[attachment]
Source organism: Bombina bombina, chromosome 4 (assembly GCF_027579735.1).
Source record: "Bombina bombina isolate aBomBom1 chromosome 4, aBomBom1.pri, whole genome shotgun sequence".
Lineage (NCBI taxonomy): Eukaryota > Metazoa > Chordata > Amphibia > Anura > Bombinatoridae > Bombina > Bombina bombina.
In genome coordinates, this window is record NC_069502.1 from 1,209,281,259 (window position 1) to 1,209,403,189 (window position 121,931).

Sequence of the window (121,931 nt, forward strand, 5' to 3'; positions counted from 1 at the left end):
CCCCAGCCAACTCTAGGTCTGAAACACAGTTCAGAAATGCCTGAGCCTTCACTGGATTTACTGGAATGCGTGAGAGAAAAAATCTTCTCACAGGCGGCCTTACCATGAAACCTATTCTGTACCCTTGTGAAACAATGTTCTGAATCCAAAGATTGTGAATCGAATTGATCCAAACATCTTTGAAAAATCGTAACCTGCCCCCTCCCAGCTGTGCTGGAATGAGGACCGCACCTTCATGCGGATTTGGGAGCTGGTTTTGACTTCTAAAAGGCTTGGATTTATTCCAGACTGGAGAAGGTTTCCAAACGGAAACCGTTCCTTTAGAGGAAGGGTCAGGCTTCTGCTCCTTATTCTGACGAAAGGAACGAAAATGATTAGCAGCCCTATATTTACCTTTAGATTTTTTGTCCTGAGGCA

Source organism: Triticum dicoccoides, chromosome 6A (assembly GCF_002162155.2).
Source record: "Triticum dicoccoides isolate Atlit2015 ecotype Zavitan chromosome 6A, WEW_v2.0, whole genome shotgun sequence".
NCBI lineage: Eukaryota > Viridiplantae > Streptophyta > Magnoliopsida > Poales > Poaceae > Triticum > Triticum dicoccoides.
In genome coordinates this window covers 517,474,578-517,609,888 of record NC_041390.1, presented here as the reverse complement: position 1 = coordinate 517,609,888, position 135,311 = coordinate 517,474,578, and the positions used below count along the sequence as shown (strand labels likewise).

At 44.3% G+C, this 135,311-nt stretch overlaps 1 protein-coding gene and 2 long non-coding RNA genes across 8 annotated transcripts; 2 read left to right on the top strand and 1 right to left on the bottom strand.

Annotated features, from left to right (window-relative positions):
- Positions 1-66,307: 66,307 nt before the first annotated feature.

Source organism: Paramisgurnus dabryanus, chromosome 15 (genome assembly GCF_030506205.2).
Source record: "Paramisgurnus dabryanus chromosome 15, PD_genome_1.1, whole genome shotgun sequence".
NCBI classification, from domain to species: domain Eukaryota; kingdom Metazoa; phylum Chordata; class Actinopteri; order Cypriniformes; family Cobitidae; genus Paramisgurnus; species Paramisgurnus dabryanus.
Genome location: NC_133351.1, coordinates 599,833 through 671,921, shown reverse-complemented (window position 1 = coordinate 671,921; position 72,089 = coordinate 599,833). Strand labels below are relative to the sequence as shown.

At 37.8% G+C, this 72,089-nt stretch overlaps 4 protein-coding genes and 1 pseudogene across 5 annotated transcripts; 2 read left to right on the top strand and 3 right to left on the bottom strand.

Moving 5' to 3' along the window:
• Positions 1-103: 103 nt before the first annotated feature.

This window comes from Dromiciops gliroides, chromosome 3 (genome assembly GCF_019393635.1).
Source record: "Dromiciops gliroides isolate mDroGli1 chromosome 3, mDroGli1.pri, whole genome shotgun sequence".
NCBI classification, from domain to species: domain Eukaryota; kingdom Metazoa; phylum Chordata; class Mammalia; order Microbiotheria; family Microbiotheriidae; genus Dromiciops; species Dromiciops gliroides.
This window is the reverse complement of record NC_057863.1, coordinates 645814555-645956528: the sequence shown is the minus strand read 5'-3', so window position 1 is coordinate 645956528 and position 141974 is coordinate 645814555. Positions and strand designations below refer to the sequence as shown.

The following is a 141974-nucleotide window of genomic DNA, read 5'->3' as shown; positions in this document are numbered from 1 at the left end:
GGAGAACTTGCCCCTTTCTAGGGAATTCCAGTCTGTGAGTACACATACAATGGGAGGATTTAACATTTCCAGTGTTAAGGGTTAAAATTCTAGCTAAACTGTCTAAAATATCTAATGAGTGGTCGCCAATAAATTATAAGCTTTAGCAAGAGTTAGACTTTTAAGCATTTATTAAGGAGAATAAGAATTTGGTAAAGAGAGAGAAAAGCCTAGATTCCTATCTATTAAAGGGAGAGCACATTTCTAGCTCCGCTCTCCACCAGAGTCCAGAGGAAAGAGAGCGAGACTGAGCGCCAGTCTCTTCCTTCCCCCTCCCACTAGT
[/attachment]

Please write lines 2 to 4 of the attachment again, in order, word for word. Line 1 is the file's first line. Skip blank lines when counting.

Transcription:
Source record: "Bombina bombina isolate aBomBom1 chromosome 4, aBomBom1.pri, whole genome shotgun sequence".
Lineage (NCBI taxonomy): Eukaryota > Metazoa > Chordata > Amphibia > Anura > Bombinatoridae > Bombina > Bombina bombina.
In genome coordinates, this window is record NC_069502.1 from 1,209,281,259 (window position 1) to 1,209,403,189 (window position 121,931).